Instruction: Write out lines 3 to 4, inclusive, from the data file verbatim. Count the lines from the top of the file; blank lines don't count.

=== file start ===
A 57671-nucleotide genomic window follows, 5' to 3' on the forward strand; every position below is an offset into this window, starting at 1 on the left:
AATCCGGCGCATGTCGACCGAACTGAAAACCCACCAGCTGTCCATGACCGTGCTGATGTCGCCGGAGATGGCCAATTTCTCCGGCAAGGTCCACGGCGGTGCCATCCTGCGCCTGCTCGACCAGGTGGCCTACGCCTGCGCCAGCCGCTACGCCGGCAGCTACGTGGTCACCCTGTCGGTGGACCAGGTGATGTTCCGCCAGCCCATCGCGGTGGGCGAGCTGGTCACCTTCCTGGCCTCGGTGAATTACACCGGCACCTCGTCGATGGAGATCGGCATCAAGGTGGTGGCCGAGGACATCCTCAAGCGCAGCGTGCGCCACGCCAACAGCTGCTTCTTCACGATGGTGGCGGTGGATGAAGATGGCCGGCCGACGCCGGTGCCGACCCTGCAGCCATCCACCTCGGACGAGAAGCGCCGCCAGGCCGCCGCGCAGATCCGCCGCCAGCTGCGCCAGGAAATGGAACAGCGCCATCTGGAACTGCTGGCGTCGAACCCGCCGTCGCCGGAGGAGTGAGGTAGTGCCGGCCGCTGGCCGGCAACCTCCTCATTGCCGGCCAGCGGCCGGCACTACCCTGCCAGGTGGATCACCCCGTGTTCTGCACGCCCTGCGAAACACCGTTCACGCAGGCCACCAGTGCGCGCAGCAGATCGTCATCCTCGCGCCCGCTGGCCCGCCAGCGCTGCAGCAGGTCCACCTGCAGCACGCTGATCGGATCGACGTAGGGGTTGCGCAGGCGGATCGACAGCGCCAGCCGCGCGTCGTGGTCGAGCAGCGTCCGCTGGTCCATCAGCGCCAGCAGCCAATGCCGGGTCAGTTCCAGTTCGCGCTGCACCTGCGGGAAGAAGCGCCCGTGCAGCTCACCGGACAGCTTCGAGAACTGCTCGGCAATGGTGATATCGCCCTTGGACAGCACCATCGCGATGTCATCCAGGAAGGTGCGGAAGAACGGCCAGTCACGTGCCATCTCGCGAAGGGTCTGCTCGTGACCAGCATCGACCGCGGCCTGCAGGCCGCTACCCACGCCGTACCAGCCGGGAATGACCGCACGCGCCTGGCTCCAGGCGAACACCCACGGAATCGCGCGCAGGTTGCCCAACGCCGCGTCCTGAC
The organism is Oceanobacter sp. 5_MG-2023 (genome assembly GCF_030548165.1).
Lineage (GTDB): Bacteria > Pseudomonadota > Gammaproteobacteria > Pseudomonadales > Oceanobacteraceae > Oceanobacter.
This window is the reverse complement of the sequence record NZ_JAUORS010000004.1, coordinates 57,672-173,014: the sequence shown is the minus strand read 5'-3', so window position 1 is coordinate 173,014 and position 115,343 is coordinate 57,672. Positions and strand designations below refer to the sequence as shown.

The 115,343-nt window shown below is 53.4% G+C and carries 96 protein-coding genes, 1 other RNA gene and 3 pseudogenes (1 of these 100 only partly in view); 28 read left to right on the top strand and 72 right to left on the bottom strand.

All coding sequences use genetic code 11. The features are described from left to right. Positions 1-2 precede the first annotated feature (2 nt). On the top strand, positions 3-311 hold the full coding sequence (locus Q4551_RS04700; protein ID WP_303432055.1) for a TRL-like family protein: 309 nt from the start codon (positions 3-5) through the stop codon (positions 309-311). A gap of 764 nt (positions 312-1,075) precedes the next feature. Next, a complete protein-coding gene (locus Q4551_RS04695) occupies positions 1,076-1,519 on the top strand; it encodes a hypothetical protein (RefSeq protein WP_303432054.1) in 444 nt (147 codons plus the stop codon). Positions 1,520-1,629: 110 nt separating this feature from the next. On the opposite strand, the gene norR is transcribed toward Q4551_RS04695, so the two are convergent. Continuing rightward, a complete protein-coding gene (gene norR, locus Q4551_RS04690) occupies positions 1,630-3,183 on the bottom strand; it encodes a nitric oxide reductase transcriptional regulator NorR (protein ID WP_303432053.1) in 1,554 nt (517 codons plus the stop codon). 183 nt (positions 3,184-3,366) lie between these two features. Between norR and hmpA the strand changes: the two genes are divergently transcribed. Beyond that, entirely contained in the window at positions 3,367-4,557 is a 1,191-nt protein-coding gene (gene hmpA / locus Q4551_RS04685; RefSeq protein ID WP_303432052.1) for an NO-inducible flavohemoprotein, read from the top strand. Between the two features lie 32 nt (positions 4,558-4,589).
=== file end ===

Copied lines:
The organism is Oceanobacter sp. 5_MG-2023 (genome assembly GCF_030548165.1).
Lineage (GTDB): Bacteria > Pseudomonadota > Gammaproteobacteria > Pseudomonadales > Oceanobacteraceae > Oceanobacter.